Second annual Mimesis Documentary Festival brings over 80 projects to first in-person event

Daily Camera
By Kalene McCort
July 31, 2021

Running Aug. 4-10, the artist-focused festival will feature workshops, installations and more

Mimesis is a word that carries many meanings, including “resemblance, receptivity, representation and the act of expression.”

The University of Colorado Boulder’s Mimesis Center — originally founded in 2016 as the Center for Documentary and Ethnographic Media — allows up-and-coming creatives to dive deep into the art form of documentary film making by exploring the many layered shapes it can take on.

With a focus on encouraging profoundly personal, underrepresented and culturally-specific works to bloom, Mimesis cultivates boundary-pushing material whose influence stretches long after credits roll.

Last year, the center launched its inaugural Mimesis Documentary Festival, but the event — in keeping with COVID-safe guidelines — was strictly virtual. This year, the fest returns with workshops, at-home and venue-based screenings, conversations with world-renowned film makers and other intriguing offerings.

The festival will open — on Wednesday, at The Dairy Arts Center’s Boedecker Cinema — with “Film About A Father Who” by award-winning documentarian Lynne Sachs. Through a series of thoughtfully curated home movies, images and interviews, Sachs creates a captivating collage steeped in nostalgia that also carries the complexities of familial relationships.

On Aug. 7, she will lead a workshop “Day Residue” that will prompt attendees to utilize fragments of their daily lives as fodder for film poems.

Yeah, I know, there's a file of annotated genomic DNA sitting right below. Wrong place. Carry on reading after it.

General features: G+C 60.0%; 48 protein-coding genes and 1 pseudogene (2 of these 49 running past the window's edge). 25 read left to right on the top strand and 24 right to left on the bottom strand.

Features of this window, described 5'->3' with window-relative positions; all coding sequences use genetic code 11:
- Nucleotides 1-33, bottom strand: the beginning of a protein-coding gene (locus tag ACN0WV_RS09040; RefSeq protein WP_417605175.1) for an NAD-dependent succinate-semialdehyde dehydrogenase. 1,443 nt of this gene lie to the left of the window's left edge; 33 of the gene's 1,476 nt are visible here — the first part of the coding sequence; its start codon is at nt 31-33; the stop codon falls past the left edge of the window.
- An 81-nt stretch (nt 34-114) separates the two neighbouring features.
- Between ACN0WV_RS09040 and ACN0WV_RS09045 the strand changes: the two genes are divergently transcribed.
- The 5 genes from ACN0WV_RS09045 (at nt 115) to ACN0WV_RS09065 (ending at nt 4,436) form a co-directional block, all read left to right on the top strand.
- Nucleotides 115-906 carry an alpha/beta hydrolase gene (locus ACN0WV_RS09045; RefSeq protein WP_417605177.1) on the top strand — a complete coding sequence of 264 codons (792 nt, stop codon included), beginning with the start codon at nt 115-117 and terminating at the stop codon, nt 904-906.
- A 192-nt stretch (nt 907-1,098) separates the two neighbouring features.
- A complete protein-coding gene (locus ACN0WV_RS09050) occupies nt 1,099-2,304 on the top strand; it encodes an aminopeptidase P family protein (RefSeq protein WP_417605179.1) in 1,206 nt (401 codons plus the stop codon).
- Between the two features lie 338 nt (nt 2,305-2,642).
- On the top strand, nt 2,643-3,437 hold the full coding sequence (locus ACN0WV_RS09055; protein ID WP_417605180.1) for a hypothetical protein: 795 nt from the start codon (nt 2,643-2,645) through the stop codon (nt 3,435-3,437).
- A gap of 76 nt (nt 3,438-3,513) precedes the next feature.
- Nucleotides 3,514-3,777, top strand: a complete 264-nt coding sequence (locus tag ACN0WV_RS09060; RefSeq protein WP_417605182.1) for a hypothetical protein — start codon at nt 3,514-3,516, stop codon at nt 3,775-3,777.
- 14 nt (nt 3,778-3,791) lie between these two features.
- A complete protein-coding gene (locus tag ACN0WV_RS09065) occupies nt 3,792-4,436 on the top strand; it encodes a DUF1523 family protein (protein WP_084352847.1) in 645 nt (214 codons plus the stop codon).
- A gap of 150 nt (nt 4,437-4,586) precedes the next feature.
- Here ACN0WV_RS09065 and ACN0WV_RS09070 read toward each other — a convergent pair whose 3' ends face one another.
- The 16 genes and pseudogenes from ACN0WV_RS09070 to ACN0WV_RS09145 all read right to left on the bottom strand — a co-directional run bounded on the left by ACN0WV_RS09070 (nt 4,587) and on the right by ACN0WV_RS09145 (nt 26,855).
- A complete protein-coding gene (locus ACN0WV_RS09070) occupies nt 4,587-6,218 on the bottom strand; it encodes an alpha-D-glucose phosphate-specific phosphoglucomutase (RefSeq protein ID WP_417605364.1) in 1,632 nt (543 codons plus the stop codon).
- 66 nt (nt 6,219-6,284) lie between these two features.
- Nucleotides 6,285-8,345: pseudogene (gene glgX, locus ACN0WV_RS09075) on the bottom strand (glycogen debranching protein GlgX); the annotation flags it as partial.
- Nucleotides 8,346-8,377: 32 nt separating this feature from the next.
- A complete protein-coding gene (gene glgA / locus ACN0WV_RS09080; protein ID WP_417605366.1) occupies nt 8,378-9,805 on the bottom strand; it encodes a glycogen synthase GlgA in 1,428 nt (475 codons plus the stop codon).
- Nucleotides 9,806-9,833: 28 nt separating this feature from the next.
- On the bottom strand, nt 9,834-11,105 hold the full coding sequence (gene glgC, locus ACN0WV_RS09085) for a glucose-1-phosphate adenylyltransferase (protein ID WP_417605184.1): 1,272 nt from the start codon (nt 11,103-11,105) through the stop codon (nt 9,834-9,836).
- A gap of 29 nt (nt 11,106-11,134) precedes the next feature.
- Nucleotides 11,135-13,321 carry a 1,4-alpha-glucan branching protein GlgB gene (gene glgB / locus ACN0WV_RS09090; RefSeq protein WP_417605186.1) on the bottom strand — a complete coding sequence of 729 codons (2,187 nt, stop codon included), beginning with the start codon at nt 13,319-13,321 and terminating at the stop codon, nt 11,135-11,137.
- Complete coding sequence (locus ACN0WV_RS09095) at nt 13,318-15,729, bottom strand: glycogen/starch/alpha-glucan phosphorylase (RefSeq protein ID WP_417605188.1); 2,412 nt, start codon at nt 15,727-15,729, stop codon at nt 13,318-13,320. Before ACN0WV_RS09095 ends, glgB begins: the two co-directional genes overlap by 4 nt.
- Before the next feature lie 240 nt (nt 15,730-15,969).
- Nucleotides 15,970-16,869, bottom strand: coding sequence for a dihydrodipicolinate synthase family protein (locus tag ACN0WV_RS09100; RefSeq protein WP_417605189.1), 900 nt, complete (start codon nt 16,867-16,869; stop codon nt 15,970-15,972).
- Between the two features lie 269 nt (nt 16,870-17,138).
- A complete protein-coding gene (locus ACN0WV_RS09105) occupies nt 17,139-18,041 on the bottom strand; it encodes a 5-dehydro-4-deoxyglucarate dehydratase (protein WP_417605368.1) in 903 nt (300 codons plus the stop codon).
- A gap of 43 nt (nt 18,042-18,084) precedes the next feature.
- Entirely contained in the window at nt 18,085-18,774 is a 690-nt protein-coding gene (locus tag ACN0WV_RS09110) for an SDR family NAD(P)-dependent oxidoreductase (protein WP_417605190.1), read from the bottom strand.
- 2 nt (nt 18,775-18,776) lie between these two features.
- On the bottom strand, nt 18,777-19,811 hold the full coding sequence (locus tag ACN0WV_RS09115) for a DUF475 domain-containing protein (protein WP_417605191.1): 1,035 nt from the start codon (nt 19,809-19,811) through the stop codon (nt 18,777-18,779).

Award-winning Portuguese film director Pedro Costa — the festival’s featured artist — will give a master class on editing at 9:30 a.m. on Aug. 8 at Grace Gamm Theater, within the Dairy Arts Center.

His 2019 film “Vitalina Varel” will be screened at 7:15 p.m. on Aug 6., and his 2014 film “Horse Money” will be shown at 11:30 a.m. on Aug. 8, both at Boedecker Cinema with the Dairy Arts Center.

Aside from a variety of visually and emotionally compelling features and shorts, installations that utilize film and other materials to enhance the art of storytelling can be found at CU Boulder’s B2 Center for Media Arts and Performance.

“Blowback,” by Nima Bahrehmand, is a three-channel synchronized video and sound installation sourced from a found footage video, streamed online, from a location in the Middle East. It can be viewed from Thursday through Aug. 10.

“24 Cards,” displays the artful decades-long postcard correspondence between filmmakers Abraham Ravett and the late Donald Richie.

There are several audio documentaries; “Put the Brights On” sheds light on the experience of transgender individuals residing in rural Minnesota.

From docufiction to experimental selections, over 80 projects aim to stir something in viewers.

There are a variety of ticketing options and festival passes are $270. CU Boulder faculty, staff and students are eligible for a 50% discount on most tickets and passes. Some free tickets will be offered to CU Boulder students.

We caught up with Mimesis Center Director Eric Coombs Esmail to find out more about the upcoming festival, some of the documentaries that have had a lasting impact on him through his life and his latest film project that spotlights the stories of homeless citizens seeking refuge in the tree-lined national forests of Colorado.

Daily Camera: What inspired you to bring Mimesis to Boulder and what are you most looking forward to about this year’s upcoming fest?